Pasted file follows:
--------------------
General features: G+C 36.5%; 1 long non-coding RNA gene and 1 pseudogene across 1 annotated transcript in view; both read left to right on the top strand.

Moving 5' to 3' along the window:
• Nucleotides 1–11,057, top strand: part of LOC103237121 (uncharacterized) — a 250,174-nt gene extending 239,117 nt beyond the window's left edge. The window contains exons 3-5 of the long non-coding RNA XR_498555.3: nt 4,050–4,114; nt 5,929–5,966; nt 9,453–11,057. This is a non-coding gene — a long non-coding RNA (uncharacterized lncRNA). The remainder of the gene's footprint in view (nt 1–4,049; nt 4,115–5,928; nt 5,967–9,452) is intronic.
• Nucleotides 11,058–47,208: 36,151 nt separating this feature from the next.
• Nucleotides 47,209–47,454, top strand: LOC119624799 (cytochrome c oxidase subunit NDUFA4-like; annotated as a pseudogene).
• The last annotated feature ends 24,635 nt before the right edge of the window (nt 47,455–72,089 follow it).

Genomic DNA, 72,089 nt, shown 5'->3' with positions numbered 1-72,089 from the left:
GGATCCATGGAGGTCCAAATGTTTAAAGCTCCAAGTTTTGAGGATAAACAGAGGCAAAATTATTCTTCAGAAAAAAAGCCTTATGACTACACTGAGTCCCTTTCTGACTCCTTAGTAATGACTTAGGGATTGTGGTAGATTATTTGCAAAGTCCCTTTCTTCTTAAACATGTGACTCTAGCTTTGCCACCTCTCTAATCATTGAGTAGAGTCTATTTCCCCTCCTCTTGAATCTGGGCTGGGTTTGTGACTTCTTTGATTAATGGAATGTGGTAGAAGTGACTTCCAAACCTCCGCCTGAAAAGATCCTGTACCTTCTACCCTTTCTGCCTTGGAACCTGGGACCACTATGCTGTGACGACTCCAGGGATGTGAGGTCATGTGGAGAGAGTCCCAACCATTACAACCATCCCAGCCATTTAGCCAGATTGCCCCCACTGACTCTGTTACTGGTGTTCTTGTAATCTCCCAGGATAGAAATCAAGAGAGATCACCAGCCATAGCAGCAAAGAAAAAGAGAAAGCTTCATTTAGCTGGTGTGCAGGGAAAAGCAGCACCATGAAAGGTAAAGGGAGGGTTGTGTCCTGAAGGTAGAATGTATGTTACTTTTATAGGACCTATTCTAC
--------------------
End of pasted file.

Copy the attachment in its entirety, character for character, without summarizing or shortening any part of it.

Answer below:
General features: G+C 36.5%; 1 long non-coding RNA gene and 1 pseudogene across 1 annotated transcript in view; both read left to right on the top strand.

Moving 5' to 3' along the window:
• Nucleotides 1–11,057, top strand: part of LOC103237121 (uncharacterized) — a 250,174-nt gene extending 239,117 nt beyond the window's left edge. The window contains exons 3-5 of the long non-coding RNA XR_498555.3: nt 4,050–4,114; nt 5,929–5,966; nt 9,453–11,057. This is a non-coding gene — a long non-coding RNA (uncharacterized lncRNA). The remainder of the gene's footprint in view (nt 1–4,049; nt 4,115–5,928; nt 5,967–9,452) is intronic.
• Nucleotides 11,058–47,208: 36,151 nt separating this feature from the next.
• Nucleotides 47,209–47,454, top strand: LOC119624799 (cytochrome c oxidase subunit NDUFA4-like; annotated as a pseudogene).
• The last annotated feature ends 24,635 nt before the right edge of the window (nt 47,455–72,089 follow it).

Genomic DNA, 72,089 nt, shown 5'->3' with positions numbered 1-72,089 from the left:
GGATCCATGGAGGTCCAAATGTTTAAAGCTCCAAGTTTTGAGGATAAACAGAGGCAAAATTATTCTTCAGAAAAAAAGCCTTATGACTACACTGAGTCCCTTTCTGACTCCTTAGTAATGACTTAGGGATTGTGGTAGATTATTTGCAAAGTCCCTTTCTTCTTAAACATGTGACTCTAGCTTTGCCACCTCTCTAATCATTGAGTAGAGTCTATTTCCCCTCCTCTTGAATCTGGGCTGGGTTTGTGACTTCTTTGATTAATGGAATGTGGTAGAAGTGACTTCCAAACCTCCGCCTGAAAAGATCCTGTACCTTCTACCCTTTCTGCCTTGGAACCTGGGACCACTATGCTGTGACGACTCCAGGGATGTGAGGTCATGTGGAGAGAGTCCCAACCATTACAACCATCCCAGCCATTTAGCCAGATTGCCCCCACTGACTCTGTTACTGGTGTTCTTGTAATCTCCCAGGATAGAAATCAAGAGAGATCACCAGCCATAGCAGCAAAGAAAAAGAGAAAGCTTCATTTAGCTGGTGTGCAGGGAAAAGCAGCACCATGAAAGGTAAAGGGAGGGTTGTGTCCTGAAGGTAGAATGTATGTTACTTTTATAGGACCTATTCTAC